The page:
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Works In Progress: A publication of StorySwap and MAST edited by Alan Irvine.
[Originally a Semiannual periodical begun in 1995. Now available as an on-line journal: http://www.alanirvine.com/wip/misc/aboutwip.htm.]
The lead article caught my eye: "Why I Hate Lady Ragnell" by Alan Irvine. How can you resist a title like that? By the time I finished the article knew I was in for a treat. Here, in newsletter format, was a publication which offered the reader not only reviews and helpful hints, quotes concerning storytelling, and profiles of storytellers, but also articles long enough to get your teeth into, and pithy enough to evoke a response. I was hooked, and sent off my subscription before I even looked at the other issue I had been sent to review. Imagine my delight, then, when the second issue led with a rebuttal to Alan's article by Annie Hawkins and Marie Winger, and a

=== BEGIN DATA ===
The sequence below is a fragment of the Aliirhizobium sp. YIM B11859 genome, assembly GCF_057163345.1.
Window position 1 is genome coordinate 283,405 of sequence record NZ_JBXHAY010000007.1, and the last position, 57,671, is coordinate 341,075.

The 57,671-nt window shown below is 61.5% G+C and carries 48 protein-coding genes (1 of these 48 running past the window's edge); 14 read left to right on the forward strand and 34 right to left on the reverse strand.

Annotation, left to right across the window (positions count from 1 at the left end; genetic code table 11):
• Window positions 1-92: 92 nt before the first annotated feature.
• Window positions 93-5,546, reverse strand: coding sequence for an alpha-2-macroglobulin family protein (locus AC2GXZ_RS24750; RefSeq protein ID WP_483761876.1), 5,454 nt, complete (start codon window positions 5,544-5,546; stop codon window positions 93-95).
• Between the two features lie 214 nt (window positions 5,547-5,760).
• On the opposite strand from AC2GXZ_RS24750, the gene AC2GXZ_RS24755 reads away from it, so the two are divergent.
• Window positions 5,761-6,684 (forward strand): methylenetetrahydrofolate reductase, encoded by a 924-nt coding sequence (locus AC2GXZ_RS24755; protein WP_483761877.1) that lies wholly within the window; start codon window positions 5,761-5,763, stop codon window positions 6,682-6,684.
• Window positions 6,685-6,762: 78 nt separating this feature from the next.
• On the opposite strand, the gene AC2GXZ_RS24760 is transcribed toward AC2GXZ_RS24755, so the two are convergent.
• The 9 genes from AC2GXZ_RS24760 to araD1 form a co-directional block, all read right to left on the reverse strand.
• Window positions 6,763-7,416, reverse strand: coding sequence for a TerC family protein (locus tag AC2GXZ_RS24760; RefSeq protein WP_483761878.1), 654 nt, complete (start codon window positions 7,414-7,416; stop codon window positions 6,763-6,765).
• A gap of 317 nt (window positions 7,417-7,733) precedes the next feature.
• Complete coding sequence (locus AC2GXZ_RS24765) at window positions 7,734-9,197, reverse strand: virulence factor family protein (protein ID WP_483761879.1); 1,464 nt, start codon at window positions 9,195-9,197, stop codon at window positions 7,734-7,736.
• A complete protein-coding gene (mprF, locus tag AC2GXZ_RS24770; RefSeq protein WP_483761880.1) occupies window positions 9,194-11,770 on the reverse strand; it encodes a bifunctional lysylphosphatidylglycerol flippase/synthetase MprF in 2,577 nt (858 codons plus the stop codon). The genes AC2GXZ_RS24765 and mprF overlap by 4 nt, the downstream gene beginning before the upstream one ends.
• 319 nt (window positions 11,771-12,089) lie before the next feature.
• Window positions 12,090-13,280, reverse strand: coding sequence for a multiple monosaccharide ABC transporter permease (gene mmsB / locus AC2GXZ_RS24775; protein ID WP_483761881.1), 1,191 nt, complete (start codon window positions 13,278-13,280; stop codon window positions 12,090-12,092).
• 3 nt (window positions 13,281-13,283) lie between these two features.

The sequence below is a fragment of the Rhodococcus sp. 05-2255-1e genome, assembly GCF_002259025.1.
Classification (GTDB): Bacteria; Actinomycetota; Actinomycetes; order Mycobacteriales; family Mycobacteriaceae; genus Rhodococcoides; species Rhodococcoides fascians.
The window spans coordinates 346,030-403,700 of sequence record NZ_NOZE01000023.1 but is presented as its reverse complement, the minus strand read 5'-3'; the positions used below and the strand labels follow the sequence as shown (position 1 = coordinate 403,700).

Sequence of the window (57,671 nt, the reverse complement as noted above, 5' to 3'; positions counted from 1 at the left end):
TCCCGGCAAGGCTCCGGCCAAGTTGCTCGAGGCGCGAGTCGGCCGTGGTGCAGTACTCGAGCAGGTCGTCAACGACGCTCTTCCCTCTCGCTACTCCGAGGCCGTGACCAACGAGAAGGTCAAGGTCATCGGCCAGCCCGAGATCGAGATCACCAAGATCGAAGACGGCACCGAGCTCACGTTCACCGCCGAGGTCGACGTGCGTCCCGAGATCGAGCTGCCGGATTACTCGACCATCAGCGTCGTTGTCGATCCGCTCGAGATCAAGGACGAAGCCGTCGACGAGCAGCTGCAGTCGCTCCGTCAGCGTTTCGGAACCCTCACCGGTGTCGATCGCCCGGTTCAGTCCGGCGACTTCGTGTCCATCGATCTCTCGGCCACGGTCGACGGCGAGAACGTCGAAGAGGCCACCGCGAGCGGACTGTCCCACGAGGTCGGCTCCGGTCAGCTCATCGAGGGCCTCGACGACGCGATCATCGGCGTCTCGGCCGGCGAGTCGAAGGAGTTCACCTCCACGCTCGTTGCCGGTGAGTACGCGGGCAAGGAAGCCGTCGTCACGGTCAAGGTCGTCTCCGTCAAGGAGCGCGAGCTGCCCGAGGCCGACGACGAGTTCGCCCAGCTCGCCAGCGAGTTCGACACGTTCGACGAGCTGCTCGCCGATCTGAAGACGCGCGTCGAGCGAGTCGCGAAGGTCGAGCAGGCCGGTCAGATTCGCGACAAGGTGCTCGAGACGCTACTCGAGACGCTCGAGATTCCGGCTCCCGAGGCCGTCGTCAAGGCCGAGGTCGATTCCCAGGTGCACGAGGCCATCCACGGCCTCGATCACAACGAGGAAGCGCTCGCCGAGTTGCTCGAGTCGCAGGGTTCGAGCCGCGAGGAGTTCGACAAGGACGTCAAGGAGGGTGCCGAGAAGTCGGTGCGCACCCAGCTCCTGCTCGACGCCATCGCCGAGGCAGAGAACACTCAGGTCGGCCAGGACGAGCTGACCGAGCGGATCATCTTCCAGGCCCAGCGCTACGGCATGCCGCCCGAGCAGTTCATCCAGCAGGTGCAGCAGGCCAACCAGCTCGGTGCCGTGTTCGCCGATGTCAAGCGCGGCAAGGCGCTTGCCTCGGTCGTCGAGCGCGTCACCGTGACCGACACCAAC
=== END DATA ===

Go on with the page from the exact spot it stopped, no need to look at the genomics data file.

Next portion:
response from Alan. All right! This is the most life I have seen in any storytelling periodical for a long time. There is a real sense of dialogue, of freedom to test the limits, of involvement.
Each issue has a number of contributors, and it is made clear that unsolicited material is welcome. Robert Rodriguez is one of the frequent contributors, offering both reviews and short articles. His discussion of pourquoi stories is replete with examples from the world's folklore. Some of them are familiar, others enticingly uncommon. In another article which looks at journeys and travellers he again exhibits his extensive knowledge of folklore.
Those articles which deal with "how I do it good" go way beyond mere reporting of techniques and ideas to draw readers into the experience and encourage them not only to experiment, but to share ideas and results.
Dave Russell's The Story Trunk, and Kevin Cordi's Voices of Illusion are two examples, Russell's article deals with his use of a box full of items which can be used to prompt stories. Cordi's is about starting a troupe of storytellers in a high school.
The two issues I received were the second and third issues which have been produced. There are some problems with typos which I'm sure will be sorted out in time, and the typos were not so numerous nor intrusive as to take away from the overall product.
I am looking forward to supporting WIP as it matures. I hope it keeps its spark.
If you want to read the Lady Ragnall articles they are in the on-line version
Second Story Review, Vol 2, No 1 - Mar 1997